F#: Composing Functions

Following on from my last post, and in preparation for a series on producing a full WPF application in F#, in this post I discuss the differences between the |> and >> operators and some additional functions I find helpful for composing functions.

The pipeline operator

The pipeline operator, |>, is fairly easy to understand. It allows a program to be rewritten to reduce the number of parentheses. For example, if I have the function:

let multiply x y = x*y

then I can write:

let double x = x |> multiply 2

and that is equivalent to:

let double x = multiply 2 x

In other words, the pipeline operator takes the left operand (in this case x) and applies it to the curried function given as its right operand. Because of precedence and associativity rules,

x |> multiply 2

is usually interpreted as

x |> (multiply 2)

The pipeline operator gets its name (although I do not know the true origins!) because it can be composed into a string of function applications:

x |> f a |> g b c |> h

or more commonly:

```   x
|> f a
|> g b c
|> h```

Both are equivalent to

h (g b c (f a x))

I know which variation I find easier to read.

The double pipeline operator (||>)

Note: apart from the pipeline operator, none of those discussed in this post are described using official, standard names.

Sometimes, it is helpful to have a pair (or another tuple), (‘a*’b), and apply it to a curried function expecting two arguments ‘a->’b->’c. This is precisely what the double pipeline operator does ||>, for example:

(2,3) ||> multiply.

Limitations of the pipeline operator

The pipeline operator has the signature: ‘a -> (‘a -> ‘b) -> ‘b. This is great for pipelining parameters, but it does not suit composition of functions in the absence of an input. Only the first of the following definitions is valid:

let quad x = x |> square |> square // valid

let quad = square |> square // invalid

This is where the compose operator (>>) is applicable.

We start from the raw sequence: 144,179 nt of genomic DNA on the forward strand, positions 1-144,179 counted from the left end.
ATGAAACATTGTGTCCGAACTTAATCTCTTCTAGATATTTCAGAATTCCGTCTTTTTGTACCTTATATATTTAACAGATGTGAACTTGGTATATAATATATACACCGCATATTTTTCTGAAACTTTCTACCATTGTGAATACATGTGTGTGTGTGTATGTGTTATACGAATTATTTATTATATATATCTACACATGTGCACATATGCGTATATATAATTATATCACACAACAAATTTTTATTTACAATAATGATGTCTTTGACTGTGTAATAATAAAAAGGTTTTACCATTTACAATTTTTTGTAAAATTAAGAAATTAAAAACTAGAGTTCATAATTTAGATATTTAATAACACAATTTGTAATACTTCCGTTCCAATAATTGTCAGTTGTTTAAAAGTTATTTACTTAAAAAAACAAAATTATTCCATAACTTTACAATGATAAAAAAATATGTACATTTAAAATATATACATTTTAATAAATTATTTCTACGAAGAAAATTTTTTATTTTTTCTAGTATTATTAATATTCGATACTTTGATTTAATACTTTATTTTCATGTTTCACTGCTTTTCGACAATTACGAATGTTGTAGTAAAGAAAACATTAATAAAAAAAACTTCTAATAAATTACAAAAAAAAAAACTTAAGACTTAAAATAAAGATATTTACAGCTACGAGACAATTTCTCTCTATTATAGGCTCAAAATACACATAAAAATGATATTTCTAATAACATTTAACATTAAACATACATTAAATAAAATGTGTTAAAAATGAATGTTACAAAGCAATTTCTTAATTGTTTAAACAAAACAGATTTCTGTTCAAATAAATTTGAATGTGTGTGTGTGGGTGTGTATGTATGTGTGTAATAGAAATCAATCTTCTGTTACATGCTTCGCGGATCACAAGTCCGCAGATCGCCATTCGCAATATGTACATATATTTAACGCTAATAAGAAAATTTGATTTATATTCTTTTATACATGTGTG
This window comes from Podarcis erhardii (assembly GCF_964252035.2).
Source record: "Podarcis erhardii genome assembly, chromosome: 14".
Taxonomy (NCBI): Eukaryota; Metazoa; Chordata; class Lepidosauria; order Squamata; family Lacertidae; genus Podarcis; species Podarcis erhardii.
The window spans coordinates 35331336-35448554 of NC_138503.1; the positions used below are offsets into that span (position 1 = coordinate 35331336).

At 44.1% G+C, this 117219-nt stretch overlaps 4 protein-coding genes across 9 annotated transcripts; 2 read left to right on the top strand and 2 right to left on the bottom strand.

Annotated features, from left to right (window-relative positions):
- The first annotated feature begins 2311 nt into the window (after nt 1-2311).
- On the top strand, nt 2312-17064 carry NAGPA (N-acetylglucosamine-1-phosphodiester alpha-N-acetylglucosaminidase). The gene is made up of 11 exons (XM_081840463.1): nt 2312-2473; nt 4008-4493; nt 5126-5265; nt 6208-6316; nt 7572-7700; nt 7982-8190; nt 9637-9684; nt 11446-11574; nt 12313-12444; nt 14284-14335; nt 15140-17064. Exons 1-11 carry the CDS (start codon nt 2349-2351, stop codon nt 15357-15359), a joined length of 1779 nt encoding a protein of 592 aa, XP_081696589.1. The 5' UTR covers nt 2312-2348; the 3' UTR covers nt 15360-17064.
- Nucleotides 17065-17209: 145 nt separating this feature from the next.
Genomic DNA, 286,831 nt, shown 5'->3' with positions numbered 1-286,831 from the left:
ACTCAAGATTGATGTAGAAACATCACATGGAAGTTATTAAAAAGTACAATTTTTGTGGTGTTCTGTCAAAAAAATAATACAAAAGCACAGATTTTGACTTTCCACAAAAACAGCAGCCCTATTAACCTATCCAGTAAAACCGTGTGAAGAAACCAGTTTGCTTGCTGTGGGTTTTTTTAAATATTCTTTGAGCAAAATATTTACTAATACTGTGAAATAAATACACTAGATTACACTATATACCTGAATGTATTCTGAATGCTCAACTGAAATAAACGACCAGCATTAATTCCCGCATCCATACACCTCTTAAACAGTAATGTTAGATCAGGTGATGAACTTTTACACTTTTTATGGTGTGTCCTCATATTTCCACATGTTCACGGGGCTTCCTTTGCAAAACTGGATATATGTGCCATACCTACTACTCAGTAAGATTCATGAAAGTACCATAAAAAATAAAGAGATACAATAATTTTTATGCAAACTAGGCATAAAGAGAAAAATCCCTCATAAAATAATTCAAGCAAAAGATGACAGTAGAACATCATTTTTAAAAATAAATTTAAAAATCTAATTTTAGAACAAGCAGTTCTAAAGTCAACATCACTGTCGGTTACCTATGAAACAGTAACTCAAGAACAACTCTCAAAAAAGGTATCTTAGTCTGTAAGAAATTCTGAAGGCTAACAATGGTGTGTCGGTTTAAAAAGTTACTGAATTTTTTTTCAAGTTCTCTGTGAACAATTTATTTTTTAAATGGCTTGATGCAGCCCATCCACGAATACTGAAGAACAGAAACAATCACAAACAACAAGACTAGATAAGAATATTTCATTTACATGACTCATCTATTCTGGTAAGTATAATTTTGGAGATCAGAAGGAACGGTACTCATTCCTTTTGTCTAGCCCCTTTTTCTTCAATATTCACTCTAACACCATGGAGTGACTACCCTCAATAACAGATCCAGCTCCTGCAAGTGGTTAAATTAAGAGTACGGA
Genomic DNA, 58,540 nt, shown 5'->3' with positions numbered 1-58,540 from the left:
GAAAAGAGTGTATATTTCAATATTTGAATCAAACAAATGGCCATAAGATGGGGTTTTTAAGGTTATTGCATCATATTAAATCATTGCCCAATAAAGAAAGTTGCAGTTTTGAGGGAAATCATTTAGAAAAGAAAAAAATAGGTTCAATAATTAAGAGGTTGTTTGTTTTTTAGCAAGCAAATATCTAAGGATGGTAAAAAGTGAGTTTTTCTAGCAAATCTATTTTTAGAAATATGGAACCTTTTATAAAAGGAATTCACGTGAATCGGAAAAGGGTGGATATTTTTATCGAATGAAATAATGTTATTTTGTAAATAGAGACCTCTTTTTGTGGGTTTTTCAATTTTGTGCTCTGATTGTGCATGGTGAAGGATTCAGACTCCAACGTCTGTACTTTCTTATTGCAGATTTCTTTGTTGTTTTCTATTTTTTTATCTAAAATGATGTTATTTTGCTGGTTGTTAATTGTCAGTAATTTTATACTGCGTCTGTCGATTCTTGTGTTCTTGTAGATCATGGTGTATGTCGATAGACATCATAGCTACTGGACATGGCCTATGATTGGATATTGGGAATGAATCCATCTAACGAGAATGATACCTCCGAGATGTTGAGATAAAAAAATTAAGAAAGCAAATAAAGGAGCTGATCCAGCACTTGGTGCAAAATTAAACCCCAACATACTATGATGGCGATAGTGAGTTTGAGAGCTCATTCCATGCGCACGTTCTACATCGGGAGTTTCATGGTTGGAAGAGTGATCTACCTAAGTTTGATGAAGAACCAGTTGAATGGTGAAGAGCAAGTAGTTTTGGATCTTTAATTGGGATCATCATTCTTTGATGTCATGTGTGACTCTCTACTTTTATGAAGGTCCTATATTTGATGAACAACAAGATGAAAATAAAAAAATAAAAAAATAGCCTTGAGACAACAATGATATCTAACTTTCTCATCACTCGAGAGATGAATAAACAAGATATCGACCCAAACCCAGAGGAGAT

The compose operator (>>)

Although it is possible to rewrite functions in a pipelined style, it can be more succinct to use the compose operator. Continuing the previous example:

let quad = square >> square

is valid and correct. The signature of >> is (‘a->’b)->(‘b->’c)->(‘a->’c).

The pipeline operator can be exchanged for the compose operator just by delaying the application of the left operand, for example:

x |> ( (f a) >> (g b c) >> h )

is equivalent to the earlier example with the pipeline operator.

The compose operator can be useful when you need to write a deferred function and you do not want to add the additional lambda expression:

(fun x -> x |> … ).

let delay x () = x

delay is a function that allows the value of a function to be deferred.  This is useful in function composition where functions expect to be composed with delayed behaviour, for example let f (xgen:unit->’x) = f (xgen()).  This approach to writing functions allows control of the timing of the production of the value of x and using delay allows a constant (or precomputed) value to be inserted.

let delayAny<‘T,’U> (x:’T) (_:’U) = x

Similar to delay, delayAny combines the semantics of ignore and absorbs the second curried argument.

[<RequiresExplicitTypeArgumentsAttribute>]
let delayNew<‘T when ‘T : (new : unit -> ‘T)> () = new ‘T()